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When you think of Malaga you usually think of the Costa del Sol. The normal and easy thing to do is to imagine beaches and Mediterranean coastal towns. However, Malaga is much more than its coastline. Rather, it has many inland villages that are just as interesting, if not more so, than its seaside towns.

Now that autumn has begun and we are in the mood for weekend or long weekend plans to get out of the house and make the most of the good weather, we have prepared a route through inland villages in Malaga that we are sure you will be interested in discovering.

Do you need a car to move around Malaga and its surroundings with total autonomy and freedom? Take advantage of Record go Mobility’s car hire offers and book your car hire at Malaga airport or, if you prefer, book your car hire in Malaga María Zambrano. And get ready to make the route at your own pace, with the company of your choice and with the vehicle that best suits your needs.



Route by car to get to know inland Malaga


  • Frigiliana: A picture-postcard village

Our adventure begins with all there is to see in Frigiliana, a picturesque white village that looks like something out of an Andalusian postcard. Its narrow cobbled streets and white houses adorned with flowers offer an authentic Andalusian village experience. Don’t miss the Moorish Quarter, with its labyrinthine alleyways and stunning panoramic views of the coast from the Mirador de Frigiliana.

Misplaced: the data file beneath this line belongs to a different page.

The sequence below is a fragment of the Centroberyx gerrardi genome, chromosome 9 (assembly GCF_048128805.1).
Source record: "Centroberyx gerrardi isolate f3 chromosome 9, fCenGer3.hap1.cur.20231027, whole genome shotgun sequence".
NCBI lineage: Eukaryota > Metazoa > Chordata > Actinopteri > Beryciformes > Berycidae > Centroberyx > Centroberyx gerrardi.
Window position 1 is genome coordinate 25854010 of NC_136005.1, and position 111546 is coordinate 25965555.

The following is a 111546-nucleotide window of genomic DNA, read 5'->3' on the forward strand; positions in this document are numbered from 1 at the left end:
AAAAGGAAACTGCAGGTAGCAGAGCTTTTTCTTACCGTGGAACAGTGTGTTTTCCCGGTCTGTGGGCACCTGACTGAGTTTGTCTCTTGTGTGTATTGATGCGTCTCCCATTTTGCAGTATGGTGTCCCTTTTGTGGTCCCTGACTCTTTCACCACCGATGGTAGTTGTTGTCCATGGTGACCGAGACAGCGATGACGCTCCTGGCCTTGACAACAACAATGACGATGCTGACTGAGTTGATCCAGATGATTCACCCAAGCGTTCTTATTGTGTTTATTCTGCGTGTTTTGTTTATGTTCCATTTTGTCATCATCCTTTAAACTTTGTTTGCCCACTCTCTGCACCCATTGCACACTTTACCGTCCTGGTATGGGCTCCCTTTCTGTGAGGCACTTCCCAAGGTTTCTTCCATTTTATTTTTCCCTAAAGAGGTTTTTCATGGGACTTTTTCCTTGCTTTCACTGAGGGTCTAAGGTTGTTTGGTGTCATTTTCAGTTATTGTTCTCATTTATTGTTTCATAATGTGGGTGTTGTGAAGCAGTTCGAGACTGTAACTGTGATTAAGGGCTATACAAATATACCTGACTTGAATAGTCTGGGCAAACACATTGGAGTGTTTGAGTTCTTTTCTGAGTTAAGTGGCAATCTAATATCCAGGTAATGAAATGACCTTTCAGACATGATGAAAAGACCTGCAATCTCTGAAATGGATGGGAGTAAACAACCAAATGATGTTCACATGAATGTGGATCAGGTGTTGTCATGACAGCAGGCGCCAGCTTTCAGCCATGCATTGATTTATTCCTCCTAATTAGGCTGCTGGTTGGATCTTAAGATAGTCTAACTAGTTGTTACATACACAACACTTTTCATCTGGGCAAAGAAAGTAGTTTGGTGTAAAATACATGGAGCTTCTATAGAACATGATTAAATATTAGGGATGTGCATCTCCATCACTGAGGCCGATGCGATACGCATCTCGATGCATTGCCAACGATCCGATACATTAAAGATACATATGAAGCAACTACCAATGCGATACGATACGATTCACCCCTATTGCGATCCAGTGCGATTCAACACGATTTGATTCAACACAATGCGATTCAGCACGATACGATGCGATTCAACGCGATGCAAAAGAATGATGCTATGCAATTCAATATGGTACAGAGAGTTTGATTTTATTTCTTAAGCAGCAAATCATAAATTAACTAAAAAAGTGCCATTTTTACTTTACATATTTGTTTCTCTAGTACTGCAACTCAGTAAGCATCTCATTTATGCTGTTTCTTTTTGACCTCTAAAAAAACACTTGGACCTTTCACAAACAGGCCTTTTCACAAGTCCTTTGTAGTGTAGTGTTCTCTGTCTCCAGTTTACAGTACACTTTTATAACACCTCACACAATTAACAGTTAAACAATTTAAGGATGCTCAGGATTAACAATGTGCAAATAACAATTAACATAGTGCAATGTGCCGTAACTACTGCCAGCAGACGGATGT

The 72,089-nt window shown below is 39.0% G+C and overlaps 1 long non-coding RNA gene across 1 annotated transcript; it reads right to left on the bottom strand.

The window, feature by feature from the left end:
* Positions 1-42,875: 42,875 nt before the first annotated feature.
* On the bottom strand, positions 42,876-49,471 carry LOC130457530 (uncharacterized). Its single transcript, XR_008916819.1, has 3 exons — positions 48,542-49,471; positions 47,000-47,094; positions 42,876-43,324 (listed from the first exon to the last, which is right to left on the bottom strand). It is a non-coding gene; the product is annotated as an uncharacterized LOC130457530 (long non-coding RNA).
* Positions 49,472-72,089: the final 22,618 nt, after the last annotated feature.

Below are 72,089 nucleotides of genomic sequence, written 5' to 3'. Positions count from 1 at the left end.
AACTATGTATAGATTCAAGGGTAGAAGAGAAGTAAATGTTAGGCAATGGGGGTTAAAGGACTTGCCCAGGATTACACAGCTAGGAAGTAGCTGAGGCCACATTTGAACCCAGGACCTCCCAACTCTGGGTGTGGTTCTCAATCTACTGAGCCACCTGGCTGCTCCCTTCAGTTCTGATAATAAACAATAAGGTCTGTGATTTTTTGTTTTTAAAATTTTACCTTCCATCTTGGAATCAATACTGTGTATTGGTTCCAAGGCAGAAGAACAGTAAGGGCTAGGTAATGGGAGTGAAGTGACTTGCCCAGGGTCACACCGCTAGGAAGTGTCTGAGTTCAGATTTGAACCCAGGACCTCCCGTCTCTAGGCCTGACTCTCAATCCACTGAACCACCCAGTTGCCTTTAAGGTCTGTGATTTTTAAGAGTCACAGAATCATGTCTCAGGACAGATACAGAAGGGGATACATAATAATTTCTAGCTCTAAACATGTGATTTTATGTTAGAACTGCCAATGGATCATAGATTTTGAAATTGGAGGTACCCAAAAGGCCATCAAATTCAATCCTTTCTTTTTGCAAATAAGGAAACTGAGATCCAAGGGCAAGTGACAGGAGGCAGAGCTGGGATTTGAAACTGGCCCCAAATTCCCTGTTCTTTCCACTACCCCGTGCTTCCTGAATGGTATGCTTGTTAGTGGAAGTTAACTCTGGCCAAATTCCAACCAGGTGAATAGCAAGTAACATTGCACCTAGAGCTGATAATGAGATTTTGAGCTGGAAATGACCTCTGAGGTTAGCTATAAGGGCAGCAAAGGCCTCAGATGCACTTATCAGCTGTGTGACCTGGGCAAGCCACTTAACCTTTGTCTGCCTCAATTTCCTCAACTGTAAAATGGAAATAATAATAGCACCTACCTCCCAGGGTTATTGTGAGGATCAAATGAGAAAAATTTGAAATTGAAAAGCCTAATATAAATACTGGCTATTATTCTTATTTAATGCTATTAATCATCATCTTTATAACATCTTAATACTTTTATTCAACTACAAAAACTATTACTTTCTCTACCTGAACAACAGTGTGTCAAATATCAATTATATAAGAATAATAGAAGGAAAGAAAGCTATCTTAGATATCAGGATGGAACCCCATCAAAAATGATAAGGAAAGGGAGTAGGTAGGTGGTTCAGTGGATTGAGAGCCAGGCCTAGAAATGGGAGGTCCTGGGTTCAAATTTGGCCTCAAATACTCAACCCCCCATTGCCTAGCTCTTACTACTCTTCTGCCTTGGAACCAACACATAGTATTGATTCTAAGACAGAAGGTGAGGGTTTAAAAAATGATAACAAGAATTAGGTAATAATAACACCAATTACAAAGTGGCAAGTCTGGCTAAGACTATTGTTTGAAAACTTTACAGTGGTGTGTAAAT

• Júzcar: The village painted blue

The next destination on our route is Júzcar, known as the “Pueblo Pintado de Azul” (or the Smurf village of Malaga) thanks to a quirky marketing campaign for the Smurfs film. Although blue is the predominant colour, this charming village is still a quiet and peaceful place surrounded by mountains.


  • Ronda: The impressive bridge

We continue on to Ronda, famous for its stunning Puente Nuevo bridge that crosses the deep canyon of the Tajo. In addition to this iconic monument, Ronda offers a rich history that is reflected in its old town, picturesque squares and wine cellars.


  • Antequera: An archaeological treasure

Antequera is a perfect destination for history and archaeology lovers. Here you will find the impressive archaeological site of the Dolmens of Antequera, or the Torcal de Antequera, a UNESCO World Heritage Site. You can also explore the medieval castle and enjoy authentic Andalusian gastronomy in the local restaurants.


  • Casares: A charming corner in the mountains

Casares, nestled in the mountains of Malaga, is a whitewashed village that rises above the surrounding landscape. Its narrow cobbled streets, whitewashed houses and the Moorish fortress of the village offer an unforgettable experience.


  • Genalguacil: Art on every corner

Genalguacil is a village that has become an open-air museum. Its streets are adorned with contemporary sculptures and works of art that form part of its famous Encuentro de Artistas, which is held every two years. Fancy a stroll through the Copper Forest in autumn?


  • Ojén: Nature and tradition

Ojén is a corner of natural beauty with a peaceful and relaxed atmosphere. Here, you can enjoy hiking trails in the Sierra de las Nieves and taste the region’s traditional aguardiente.


  • Casarabonela and Guaro: Treasures of the Sierra de las Nieves

Casarabonela and Guaro, located in the Sierra de las Nieves Natural Park, offer stunning mountain scenery, hiking trails and the opportunity to immerse yourself in the rural culture of Andalusia.

Each of these villages has its own charm and personality, making this route a diverse and exciting adventure for travellers looking to escape the hustle and bustle of the coast and discover the true essence of Malaga. Don’t hesitate to walk this route and immerse yourself in the beauty and culture of Malaga’s inland villages!